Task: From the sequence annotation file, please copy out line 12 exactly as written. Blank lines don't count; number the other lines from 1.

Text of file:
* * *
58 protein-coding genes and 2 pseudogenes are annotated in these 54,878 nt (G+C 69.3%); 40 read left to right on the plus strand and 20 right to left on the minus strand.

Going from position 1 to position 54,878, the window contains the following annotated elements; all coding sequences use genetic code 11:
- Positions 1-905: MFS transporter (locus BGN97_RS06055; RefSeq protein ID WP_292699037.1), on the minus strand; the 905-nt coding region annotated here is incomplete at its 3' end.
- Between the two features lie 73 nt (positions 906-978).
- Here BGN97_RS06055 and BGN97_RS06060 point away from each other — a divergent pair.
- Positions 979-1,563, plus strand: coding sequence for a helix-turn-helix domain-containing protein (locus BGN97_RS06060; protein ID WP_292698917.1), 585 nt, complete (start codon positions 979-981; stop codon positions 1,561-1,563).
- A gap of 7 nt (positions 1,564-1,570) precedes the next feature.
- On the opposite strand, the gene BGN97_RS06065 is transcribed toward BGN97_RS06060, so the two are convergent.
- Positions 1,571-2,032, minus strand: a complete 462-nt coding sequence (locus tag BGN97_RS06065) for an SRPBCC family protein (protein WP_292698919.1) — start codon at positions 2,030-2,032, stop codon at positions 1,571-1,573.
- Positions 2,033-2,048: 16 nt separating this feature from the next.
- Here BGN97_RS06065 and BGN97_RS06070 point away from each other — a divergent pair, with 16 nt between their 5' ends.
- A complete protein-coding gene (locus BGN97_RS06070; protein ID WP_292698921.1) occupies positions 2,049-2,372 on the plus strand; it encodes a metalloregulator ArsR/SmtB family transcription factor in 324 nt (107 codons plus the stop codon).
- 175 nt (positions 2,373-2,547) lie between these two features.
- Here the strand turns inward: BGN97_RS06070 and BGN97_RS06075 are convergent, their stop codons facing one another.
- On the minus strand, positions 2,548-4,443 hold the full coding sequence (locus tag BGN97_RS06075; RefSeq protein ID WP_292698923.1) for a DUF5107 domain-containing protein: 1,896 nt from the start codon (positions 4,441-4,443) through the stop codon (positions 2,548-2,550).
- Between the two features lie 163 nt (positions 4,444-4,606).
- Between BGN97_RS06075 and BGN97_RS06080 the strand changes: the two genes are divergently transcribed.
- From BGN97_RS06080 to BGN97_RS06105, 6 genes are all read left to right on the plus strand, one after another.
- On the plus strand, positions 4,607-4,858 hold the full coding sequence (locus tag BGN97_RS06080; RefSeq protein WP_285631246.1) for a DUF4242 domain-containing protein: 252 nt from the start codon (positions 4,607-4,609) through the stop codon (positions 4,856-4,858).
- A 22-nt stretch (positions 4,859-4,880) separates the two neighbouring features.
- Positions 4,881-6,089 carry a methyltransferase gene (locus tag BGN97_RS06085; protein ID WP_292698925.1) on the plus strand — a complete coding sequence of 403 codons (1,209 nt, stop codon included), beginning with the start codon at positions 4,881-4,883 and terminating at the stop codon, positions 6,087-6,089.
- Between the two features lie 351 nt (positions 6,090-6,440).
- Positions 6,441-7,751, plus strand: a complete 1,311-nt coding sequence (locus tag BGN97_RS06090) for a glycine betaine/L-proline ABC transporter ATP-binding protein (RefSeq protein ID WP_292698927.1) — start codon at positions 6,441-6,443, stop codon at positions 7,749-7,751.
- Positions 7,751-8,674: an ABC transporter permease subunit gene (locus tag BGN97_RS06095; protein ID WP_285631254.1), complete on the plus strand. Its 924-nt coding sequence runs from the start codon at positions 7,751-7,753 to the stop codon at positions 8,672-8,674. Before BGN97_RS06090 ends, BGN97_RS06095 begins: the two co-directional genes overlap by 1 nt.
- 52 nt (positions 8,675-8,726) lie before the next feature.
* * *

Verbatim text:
- A complete protein-coding gene (locus BGN97_RS06070; protein ID WP_292698921.1) occupies positions 2,049-2,372 on the plus strand; it encodes a metalloregulator ArsR/SmtB family transcription factor in 324 nt (107 codons plus the stop codon).